Himeji Castle, also known as the White Heron Castle, is an amazing fortress dating back to late 1500s. Lovely to look at, but deadly to attack.
The fish is a common roof feature on Japanese castles, meant to ward off fire. In the case of Okayama Castle, the fish didn’t work and the building is a concrete reproduction. Below is Korakuen Garden, said to be one of the best landscape gardens in Japan.
When we realized how efficient the trains are in Japan, we started adding extra day trips. It takes two trains and ferry to get to Itsukushima Shrine from Okayama, and we still managed it in less that two hours. On our way back to Okayama, we stopped by Hiroshima for some somber thoughts and had lunch at a four story building with only okonomiyaki stalls as tenants.
One has to climb 1,368 stone steps to get to the Kompirasan Temple on the island of Shikoku. You’d think that would discourage tourists and schoolchildren, but they were all over the mountain. Christine has a knack for finding a quiet place even when there’s a crowd 100 meters away.
Naoshima is an odd place. It’s an island dedicated to modern art installations, housed in the polished concrete architecture of Ando Tadao, and it feels like the sort of place a James Bond villain would build. We got to put our feet in Pacific Ocean.
The steep, grass covered hills and winding paths of Suizenji Garden in Kumamoto are a pleasure to stroll through on a rainy day. The garden’s pond lost much of the water after the recent earthquake, but the spring seems to have found its way back in recent weeks.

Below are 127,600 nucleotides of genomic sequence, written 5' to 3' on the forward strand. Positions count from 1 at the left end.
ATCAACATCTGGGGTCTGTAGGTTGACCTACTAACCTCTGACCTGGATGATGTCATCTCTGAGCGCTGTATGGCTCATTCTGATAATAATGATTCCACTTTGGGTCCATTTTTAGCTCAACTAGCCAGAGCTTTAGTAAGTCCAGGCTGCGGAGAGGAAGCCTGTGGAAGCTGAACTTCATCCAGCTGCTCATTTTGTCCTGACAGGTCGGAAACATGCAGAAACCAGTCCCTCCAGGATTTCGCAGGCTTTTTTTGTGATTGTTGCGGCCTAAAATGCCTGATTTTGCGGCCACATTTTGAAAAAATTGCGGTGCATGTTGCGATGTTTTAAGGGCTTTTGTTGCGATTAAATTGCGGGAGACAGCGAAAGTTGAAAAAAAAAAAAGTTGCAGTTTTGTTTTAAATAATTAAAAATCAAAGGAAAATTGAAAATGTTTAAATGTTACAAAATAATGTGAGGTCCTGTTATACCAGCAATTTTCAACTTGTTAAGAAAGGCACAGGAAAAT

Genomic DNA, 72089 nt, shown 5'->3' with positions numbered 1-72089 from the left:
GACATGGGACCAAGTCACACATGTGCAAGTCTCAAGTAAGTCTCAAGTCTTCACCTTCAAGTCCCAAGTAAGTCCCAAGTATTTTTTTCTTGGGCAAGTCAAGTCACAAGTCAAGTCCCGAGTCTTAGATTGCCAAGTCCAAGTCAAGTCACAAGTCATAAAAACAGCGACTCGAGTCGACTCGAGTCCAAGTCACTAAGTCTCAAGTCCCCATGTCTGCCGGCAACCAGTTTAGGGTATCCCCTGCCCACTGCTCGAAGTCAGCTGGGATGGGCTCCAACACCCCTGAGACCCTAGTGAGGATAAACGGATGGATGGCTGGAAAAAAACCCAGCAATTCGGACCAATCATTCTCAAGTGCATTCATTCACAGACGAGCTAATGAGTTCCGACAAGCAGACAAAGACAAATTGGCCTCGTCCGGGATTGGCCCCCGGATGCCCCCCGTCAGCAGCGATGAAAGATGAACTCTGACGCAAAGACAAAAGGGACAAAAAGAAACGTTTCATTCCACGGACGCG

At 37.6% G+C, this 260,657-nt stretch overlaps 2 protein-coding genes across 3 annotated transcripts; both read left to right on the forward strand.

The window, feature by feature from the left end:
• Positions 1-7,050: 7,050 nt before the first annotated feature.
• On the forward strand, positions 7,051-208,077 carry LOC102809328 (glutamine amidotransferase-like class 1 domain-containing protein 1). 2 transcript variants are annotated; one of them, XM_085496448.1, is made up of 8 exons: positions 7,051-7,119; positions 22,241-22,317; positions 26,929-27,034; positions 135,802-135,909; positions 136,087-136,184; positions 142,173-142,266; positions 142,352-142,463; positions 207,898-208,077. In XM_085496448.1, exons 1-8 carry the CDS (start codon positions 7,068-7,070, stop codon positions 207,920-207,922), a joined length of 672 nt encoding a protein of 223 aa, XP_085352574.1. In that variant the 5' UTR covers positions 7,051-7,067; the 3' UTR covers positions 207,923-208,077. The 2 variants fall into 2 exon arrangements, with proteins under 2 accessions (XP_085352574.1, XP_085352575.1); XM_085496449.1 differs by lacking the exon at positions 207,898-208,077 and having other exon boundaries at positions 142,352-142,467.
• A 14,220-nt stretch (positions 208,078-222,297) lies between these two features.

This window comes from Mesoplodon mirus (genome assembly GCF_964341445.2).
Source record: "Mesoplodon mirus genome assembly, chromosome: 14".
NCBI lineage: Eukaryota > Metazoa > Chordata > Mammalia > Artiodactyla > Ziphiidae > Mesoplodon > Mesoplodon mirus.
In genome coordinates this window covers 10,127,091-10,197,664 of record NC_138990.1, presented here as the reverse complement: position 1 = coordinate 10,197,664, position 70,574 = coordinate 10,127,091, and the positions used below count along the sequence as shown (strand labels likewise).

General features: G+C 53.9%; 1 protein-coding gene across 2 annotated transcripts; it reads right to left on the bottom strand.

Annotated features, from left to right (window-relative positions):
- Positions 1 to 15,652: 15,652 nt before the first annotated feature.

We booked a tour with Explore Kumamoto before the earthquake, and decided not to cancel regardless of some roads and buildings being damaged. Our tour guide Helen created a new tour for us, with stops at a steam-engulfed village, a haunting shrine, and this topiary garden with figures straight out of a Francis Bacon painting.
Fukuoka is famous for its outdoor food stalls, but this isn’t one of them. These businessmen are trying to hook eels in a crooked gambling set-up.
The largest reclining Buddha in Japan, or maybe the world, is at the Nanzoin Temple just outside of Fukuoka. There’s also a huge sitting Buddha in Fukuoka itself, but you can’t take photos of it.
The narrator at the Nagoya Science Centre’s planetarium has the mellowest voice in the world. The presentation is 50 minutes long, the perfect amount of time for a nap, and we were surrounded by snoring.
The Nakasendo Walking Trail is an eight kilometer hike between two villages, taking the old route between Kyoto and Edo (Tokyo). There are a pair of nice waterfalls and plenty of mountain views along the way.
Fish flags over Tsumago, the end point of the Nakasendo trail.
We visited Matsumoto Castle (Crow Castle) on our way back to Tokyo. Three turrets and a moon-viewing porch on this castle.
We spent our last day in Tokyo visiting some museums. We always do this at the end of trip, because at that point we have absorbed some of the culture and get more out of exhibits. This museum is a collection of old curiosities presented in 19th century cases. We stumbled across the show when we were exploring Japan Post’s fancy shopping mall Kitte.
The view from our final Tokyo hotel was of the railway tracks. Shinkansen bullet trains, commuter rail and a monorail passed constantly, while the highway below was mostly unused. We would lie on the bed with the window open, listening to the sounds of the 21st century and vowing never to talk about Toronto transit again.